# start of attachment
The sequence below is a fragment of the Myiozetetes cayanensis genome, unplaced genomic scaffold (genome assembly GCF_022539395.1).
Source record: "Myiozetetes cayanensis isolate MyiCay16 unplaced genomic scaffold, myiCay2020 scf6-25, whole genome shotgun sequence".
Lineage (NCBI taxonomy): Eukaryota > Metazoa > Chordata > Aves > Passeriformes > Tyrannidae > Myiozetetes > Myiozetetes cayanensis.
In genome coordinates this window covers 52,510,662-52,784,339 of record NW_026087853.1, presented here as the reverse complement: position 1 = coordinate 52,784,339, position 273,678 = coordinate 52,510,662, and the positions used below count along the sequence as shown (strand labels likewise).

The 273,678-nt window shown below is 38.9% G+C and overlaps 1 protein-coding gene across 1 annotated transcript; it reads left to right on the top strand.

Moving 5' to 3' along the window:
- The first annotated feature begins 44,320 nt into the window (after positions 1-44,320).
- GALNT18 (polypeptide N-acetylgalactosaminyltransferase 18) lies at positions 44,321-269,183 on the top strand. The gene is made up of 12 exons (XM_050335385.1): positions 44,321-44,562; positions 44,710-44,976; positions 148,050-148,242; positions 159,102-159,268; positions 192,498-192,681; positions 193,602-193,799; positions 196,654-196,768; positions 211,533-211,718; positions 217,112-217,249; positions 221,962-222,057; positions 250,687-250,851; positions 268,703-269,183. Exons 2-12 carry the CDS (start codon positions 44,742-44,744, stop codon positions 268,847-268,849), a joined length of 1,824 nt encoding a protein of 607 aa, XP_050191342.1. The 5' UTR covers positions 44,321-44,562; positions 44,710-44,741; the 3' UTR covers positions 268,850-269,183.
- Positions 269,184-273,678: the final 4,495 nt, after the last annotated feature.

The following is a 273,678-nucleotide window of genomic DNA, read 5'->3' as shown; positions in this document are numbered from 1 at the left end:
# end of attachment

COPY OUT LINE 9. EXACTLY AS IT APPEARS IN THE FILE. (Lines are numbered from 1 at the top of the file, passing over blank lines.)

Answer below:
- Positions 269,184-273,678: the final 4,495 nt, after the last annotated feature.